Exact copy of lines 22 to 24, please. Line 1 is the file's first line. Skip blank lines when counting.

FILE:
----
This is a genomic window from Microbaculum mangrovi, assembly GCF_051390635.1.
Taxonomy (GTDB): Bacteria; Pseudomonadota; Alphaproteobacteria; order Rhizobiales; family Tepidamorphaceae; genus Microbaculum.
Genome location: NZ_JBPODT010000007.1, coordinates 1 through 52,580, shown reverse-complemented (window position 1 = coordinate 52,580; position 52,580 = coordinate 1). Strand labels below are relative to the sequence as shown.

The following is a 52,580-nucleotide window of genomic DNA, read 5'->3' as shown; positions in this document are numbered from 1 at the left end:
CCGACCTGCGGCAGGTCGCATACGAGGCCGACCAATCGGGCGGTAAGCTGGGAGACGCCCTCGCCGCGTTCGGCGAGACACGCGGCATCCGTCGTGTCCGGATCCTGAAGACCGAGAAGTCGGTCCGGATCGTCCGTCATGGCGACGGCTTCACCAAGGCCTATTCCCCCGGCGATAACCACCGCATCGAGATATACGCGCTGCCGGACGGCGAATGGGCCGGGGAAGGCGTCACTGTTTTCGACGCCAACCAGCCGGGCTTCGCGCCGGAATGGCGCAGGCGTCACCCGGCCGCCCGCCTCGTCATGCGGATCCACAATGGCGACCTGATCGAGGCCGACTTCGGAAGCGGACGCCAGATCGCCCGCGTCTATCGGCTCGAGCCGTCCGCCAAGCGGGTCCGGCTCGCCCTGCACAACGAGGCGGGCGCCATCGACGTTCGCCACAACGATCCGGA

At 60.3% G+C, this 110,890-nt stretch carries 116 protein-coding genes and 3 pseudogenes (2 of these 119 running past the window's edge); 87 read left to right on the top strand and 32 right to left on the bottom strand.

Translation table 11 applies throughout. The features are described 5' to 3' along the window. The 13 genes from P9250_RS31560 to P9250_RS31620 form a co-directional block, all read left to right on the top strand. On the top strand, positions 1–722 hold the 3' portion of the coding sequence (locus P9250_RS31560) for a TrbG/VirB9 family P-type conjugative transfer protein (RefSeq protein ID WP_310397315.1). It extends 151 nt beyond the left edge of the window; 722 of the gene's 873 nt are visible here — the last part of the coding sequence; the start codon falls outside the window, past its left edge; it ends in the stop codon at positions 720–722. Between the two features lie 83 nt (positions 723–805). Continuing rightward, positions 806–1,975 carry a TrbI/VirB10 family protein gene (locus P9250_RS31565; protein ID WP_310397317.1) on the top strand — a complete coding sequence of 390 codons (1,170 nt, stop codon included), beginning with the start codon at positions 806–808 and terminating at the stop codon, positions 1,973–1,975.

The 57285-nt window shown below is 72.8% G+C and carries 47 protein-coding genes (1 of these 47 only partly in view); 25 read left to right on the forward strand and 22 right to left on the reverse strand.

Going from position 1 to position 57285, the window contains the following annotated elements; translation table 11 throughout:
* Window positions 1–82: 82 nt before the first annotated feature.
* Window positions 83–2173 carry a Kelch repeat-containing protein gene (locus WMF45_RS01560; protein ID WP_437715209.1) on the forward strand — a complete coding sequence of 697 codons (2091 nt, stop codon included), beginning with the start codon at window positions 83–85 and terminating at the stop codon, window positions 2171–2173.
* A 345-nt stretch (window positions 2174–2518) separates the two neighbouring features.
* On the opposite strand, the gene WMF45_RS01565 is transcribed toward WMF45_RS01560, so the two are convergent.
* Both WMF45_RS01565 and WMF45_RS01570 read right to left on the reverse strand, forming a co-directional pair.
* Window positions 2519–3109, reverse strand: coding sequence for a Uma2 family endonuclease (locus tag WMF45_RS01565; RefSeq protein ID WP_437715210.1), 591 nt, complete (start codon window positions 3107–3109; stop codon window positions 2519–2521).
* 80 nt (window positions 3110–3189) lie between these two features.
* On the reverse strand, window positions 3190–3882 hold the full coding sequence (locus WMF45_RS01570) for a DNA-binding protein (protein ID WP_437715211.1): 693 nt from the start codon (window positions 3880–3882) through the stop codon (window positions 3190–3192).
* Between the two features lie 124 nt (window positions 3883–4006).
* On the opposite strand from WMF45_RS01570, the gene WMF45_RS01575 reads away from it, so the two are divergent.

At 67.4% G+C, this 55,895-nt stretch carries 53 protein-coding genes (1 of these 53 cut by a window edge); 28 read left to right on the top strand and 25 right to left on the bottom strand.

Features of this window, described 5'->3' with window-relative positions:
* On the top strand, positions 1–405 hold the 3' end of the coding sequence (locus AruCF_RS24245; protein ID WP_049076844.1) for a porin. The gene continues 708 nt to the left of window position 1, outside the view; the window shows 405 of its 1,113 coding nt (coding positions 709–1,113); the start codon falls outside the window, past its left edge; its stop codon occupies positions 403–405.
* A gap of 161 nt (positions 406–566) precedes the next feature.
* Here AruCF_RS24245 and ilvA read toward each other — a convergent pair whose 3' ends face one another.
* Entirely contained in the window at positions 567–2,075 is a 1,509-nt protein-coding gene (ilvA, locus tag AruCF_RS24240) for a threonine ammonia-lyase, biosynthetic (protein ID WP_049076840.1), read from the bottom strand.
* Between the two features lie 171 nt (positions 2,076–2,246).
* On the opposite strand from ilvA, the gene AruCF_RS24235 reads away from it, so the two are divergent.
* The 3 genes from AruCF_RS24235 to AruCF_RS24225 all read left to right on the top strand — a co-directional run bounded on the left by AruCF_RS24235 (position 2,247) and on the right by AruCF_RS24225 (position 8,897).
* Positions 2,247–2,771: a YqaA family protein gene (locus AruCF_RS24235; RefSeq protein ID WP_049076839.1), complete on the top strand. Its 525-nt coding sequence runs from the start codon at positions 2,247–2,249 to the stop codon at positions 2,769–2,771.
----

* On the top strand, positions 1–405 hold the 3' end of the coding sequence (locus AruCF_RS24245; protein ID WP_049076844.1) for a porin. The gene continues 708 nt to the left of window position 1, outside the view; the window shows 405 of its 1,113 coding nt (coding positions 709–1,113); the start codon falls outside the window, past its left edge; its stop codon occupies positions 403–405.
* A gap of 161 nt (positions 406–566) precedes the next feature.
* Here AruCF_RS24245 and ilvA read toward each other — a convergent pair whose 3' ends face one another.